A Mother's Voice

Columban Fr. Peter O'Neill (wih Yudi) first went to Taiwan in 1991.

The Story of Yudi

By Fr. Peter O'Neill

Tears flowed down the cheeks of Yudi’s face as he listened to the voice of his mother speaking through my cellular phone while he laid on his ICU (Intensive Care Unit) bed fighting for his life. I was filled with emotion and elated joy standing by his bedside when I knew for the first time that Yudi was able to remember the sound of his mother’s voice. For three weeks this 21 year old Indonesian fisherman had been in a coma.

Columban Fr. Peter O’Neill (wih Yudi) first went
to Taiwan in 1991.

This is how I met Yudi. On October 17, 2014, I received a phone call from a Hsinchu City National Immigration Agency (NIA) police officer asking me to shelter an undocumented Indonesian migrant worker with a slight mental problem. I agreed to shelter the worker.

When I met him, I was shocked upon seeing how distressed he looked. In my few words of Indonesian I greeted him and introduced myself saying I was Fr. Peter, the Director of the Migrant Workers Center. I asked his name. In a gentle and quiet voice he said, “My name is Yudi.” They were the only words he spoke. He was wearing a thick winter jacket despite the weather being hot and humid. I gently removed his jacket so he could feel more comfortable.

The police informed me that Yudi had gotten into a taxi, and the taxi driver immediately knew that Yudi had some kind of mental problem. The concerned driver drove Yudi to the NIA office to seek assistance from the police. Inside Yudi’s wallet was a copy of his passport, his Indonesian ID card and a few notes from South Africa, China and the Philippines. With this information the police were able to ascertain that Yudi was an international fisherman who had jumped ship.

Sister Lenny is our Indonesian case worker. She rang the Indonesian government office in Taipei to inform them of Yudi’s condition. They rang the placement agency in Indonesia and were given Yudi’s home phone number. Sr. Lenny rang Yudi’s mother. She was so distraught when she heard what had happened to her son. She informed Sr. Lenny that Yudi flew to Singapore in January 2014 to board a Taiwanese owned fishing vessel. He slaved away at sea for seven months with no days off and no pay. When the vessel finally docked at the Kaohsiung port in southern Taiwan, Yudi rang his mother to tell her his employer had given his salary to his employment broker, and his broker said it was the payment for his work placement. With no money to send home to his poor struggling family, Yudi decided to jump ship and try his luck in finding work in Taiwan. For several months he worked in the mountain region of Taiwan picking fruit twelve hours a day on a meager salary of NT$600 (US$20) per day.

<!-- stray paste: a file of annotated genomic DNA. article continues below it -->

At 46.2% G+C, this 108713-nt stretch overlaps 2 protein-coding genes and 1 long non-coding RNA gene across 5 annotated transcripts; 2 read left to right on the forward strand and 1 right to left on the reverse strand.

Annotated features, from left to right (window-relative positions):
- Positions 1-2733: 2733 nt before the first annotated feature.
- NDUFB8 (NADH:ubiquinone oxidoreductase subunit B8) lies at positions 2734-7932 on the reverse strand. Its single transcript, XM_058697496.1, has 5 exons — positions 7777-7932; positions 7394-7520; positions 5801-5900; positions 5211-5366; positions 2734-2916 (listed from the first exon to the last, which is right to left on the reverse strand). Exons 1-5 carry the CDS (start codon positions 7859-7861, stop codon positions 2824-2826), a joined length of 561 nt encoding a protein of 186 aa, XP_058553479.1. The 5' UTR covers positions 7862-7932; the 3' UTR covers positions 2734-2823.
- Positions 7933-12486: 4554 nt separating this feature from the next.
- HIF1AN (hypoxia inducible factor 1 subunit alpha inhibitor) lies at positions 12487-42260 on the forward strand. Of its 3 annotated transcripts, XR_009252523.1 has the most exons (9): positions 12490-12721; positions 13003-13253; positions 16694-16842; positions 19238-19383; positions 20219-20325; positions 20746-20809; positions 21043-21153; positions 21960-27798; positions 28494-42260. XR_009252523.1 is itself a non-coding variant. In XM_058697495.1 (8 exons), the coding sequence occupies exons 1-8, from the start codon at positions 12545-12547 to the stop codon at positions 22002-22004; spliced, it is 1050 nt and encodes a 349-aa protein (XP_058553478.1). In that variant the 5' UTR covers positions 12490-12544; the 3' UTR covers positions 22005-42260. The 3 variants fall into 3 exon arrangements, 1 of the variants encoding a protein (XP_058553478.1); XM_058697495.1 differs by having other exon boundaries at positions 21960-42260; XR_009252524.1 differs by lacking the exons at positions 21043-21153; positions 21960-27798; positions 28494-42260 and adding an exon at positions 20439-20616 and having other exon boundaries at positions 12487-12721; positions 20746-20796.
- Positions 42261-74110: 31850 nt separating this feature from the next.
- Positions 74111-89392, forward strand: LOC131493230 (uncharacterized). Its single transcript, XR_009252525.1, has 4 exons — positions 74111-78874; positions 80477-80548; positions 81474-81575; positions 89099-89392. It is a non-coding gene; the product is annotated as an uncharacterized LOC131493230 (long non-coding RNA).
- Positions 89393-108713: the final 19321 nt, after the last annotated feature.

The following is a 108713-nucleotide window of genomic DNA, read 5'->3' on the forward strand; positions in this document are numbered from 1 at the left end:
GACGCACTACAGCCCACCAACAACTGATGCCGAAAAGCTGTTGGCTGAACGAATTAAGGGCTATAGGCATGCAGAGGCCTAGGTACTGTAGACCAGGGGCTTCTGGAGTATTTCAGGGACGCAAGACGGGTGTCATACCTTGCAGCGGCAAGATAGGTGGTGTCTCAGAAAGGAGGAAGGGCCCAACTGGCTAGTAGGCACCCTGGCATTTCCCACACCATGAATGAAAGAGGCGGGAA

I drove Yudi to the Migrant Shelter where I live with the migrant workers. Since Yudi was so agitated and could not sleep, I took him to the hospital. The attending psychiatrist examined him and decided to sedate him so he could have a good night’s rest in emergency.

The next morning Sr. Lenny and I went to the hospital. Yudi had a big smile on his face when he saw us and was very calm. When the doctor asked him if he was hearing voices he said he could hear the voice of his Taiwanese employer shouting at him. The doctor prescribed three days medication. Three days later Sr. Lenny took Yudi for another consultation and the doctor prescribed seven more days of medication. Each day it seemed Yudi was recovering well.

After being in our shelter for a week Yudi woke up in the morning finding it very difficult to breath. He was rushed to the emergency department, and upon examination it was discovered that a virus had entered his brain through his blood stream. Tragically Yudi fell into a coma and was placed on life support. Every day we visited him in ICU waiting anxiously and praying to God that Yudi’s life will be spared. Two weeks later the neurologist informed me there was no hope for Yudi. Sr. Lenny rang and informed Yudi’s parents. They sent me their written agreement to have Yudi’s life support system switched off so he would not suffer any longer.

Miraculously, after being in ICU for exactly three weeks, Yudi took his first breath by himself. We couldn’t believe it. Neither could the doctor nor nursing staff. The breathing tube was taken out, and Yudi started using an oxygen mask. A week later he spoke his first words and slowly began eating pureed food.

Unfortunately Yudi will have to be on medication for the rest of his life as the virus has done considerable damage to his neurological system. He has lost a lot of his memory but thankfully he can remember the names of his mother, father and younger brother.

Almost every day for seven weeks I visited Yudi in the hospital. On my last visit, the day before he was discharged, I decided to test Yudi’s memory by asking him a few questions. When I asked if his captain ever hit him he gestured by clasping his fist and hitting his head. From the first day I met Yudi my suspicion was that he was a victim of physical and mental abuse by his captain and a victim of human trafficking. Yudi’s story is one of thousands. Yet until now not one Taiwanese captain has been sent to prison for human trafficking.

Last week Yudi returned to Indonesia. Yudi has left a lasting effect on my life. His will to live and to survive the intolerable abuse of human trafficking empowers me to be even more vigilant in fighting for the rights of all migrant workers.